The coins represent anything from a small unit to the offices of top leaders, such as the defense secretary. There are also coins made for special events, anniversaries and even nonmilitary leaders.

Many service members and veterans proudly display challenge coins at their desks or homes, showing off the many missions they’ve been on, the top leaders they’ve met and the units for which they’ve worked.

But how did this tradition get started?

Challenge coins are often put in racks to show off. Air Force photo by Airman 1st Class Deana Heitzman

I was curious, so I checked with the National Defense University, Pentagon librarians and historians, as well as those with the U.S. Army Center of Military History and the Naval History and Heritage Command. Those institutions couldn’t find any written records, probably because the challenge coin tradition didn’t start as an officially sanctioned activity. So I dove into the modern-day oral histories of the world – also known as the internet – to see what I could find.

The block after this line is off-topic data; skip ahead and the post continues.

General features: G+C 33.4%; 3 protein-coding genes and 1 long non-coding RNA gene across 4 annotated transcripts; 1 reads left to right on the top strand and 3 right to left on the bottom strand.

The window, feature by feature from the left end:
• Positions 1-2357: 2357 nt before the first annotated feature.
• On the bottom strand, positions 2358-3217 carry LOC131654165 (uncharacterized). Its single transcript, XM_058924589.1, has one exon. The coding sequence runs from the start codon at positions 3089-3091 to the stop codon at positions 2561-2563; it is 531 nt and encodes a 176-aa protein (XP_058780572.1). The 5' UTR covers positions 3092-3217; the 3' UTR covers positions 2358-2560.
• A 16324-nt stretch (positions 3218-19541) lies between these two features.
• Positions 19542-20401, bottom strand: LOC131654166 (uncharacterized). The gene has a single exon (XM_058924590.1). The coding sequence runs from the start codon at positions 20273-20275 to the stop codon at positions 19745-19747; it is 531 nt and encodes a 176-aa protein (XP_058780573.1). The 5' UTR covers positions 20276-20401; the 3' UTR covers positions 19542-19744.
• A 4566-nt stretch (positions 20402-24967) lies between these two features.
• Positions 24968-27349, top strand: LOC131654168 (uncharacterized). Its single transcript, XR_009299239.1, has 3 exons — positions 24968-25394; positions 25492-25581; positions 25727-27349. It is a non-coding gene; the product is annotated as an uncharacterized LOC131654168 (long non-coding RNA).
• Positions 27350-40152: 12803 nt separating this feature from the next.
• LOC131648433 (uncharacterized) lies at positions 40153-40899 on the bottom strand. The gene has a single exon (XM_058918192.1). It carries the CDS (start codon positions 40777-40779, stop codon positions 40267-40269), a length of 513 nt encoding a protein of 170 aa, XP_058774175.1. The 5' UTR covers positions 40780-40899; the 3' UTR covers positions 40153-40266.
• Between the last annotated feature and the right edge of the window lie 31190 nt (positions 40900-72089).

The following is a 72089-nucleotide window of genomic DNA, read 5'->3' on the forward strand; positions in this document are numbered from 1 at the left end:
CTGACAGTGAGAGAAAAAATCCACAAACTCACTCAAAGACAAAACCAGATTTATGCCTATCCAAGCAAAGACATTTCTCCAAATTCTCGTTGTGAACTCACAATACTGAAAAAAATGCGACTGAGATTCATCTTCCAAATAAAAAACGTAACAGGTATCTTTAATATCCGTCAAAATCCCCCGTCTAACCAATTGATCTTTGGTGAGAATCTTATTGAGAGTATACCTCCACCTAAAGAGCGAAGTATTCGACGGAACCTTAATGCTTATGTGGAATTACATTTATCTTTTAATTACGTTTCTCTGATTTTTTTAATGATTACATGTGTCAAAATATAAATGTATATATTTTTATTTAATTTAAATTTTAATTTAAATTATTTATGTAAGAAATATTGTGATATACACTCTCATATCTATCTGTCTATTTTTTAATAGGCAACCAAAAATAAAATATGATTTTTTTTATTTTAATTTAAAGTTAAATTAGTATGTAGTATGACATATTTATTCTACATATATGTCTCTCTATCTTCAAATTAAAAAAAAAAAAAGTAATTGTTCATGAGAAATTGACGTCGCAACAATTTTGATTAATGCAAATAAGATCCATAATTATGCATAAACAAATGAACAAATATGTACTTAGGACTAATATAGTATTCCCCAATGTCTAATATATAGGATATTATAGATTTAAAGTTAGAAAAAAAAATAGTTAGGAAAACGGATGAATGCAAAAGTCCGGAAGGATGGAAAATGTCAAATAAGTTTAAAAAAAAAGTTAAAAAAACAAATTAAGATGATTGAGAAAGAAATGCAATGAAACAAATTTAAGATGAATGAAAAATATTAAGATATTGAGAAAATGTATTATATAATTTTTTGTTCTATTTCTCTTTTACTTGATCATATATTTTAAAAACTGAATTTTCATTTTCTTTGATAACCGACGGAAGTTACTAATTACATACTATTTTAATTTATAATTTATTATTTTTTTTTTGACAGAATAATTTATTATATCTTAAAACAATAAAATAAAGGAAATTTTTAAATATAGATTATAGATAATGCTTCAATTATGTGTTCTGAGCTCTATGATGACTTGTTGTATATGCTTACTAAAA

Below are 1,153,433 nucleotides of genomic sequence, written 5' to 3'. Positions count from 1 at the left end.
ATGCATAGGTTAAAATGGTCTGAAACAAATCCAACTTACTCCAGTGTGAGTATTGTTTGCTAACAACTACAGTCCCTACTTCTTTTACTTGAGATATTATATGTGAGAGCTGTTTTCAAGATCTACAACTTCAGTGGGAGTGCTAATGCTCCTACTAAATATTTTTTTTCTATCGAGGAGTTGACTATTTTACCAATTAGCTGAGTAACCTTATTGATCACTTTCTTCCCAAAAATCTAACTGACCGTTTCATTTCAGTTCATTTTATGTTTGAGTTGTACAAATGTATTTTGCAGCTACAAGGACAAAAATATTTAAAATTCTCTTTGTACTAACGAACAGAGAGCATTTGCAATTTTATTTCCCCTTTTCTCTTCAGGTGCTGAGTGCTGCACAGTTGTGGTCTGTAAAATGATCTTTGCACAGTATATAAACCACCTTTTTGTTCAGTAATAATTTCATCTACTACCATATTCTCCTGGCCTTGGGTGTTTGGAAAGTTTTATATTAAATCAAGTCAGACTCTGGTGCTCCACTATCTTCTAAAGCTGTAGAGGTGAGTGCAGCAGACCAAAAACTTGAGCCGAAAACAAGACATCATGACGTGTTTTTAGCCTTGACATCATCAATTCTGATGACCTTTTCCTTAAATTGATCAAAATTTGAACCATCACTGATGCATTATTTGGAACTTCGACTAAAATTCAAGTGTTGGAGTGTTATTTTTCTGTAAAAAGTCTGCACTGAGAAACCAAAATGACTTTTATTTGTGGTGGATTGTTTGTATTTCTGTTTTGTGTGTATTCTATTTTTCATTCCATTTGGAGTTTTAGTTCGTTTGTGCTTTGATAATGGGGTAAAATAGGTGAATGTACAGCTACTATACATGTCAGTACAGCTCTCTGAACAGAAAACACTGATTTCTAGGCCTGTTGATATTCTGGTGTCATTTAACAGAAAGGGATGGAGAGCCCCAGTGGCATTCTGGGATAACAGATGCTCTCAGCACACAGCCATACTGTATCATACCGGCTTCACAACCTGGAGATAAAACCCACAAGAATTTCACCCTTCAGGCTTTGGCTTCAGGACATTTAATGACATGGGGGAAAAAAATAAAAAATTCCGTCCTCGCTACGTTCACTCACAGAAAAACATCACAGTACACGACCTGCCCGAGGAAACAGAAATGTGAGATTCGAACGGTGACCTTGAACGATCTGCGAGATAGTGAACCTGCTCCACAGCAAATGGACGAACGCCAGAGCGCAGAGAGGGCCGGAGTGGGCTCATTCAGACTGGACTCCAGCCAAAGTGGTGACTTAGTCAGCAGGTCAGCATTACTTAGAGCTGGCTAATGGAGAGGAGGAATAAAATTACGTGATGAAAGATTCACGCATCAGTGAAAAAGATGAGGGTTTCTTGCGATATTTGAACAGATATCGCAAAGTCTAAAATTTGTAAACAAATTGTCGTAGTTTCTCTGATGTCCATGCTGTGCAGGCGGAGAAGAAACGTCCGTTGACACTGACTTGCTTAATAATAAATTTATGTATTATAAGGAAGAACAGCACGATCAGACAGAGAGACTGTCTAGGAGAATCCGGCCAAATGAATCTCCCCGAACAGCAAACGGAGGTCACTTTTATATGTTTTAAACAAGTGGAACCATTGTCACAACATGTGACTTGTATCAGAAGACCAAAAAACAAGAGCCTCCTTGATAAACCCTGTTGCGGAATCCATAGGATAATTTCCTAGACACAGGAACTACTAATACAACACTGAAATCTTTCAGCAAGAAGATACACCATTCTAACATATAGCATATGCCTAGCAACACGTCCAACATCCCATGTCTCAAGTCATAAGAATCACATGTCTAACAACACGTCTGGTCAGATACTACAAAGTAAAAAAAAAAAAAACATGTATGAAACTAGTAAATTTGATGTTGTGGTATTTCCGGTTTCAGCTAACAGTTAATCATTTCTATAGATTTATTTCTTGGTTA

The Most Common Myth

The most well-known story that the internet produced linked the challenge coin tradition back to World War I. As the U.S. started building up its Army Air Service, many men volunteered to serve. One of those men was a wealthy lieutenant who wanted to give each member of his unit a memento, so he ordered several coin-sized bronze medallions to be made.

Challenge coins collected from active and retired service members on Marine Corps Logistics Base Barstow, Calif. Photo by Marine Corps Pfc. Samuel Ranney

The lieutenant put his own medallion in a small leather pouch that he wore around his neck. A short time later, his plane was shot down over Germany. He survived but was captured by a German patrol, who took all of his identifiable items so he would have no way to identify himself if he escaped. What they didn’t take was the small pouch with the medallion.

The lieutenant was taken to a small town near the front lines of the war. Despite his lack of ID, he managed to find some civilian clothing and escaped anyway, eventually stumbling into a French outpost. Wary of anyone not in uniform, the French soldiers didn’t recognize his accent and immediately assumed he was an enemy.

They initially planned to execute him, since they couldn’t ID him. But the lieutenant, remembering he still had the small pouch around his neck, pulled out the coin to show the soldiers his unit’s insignia. One of the Frenchmen recognized that insignia, so he was spared.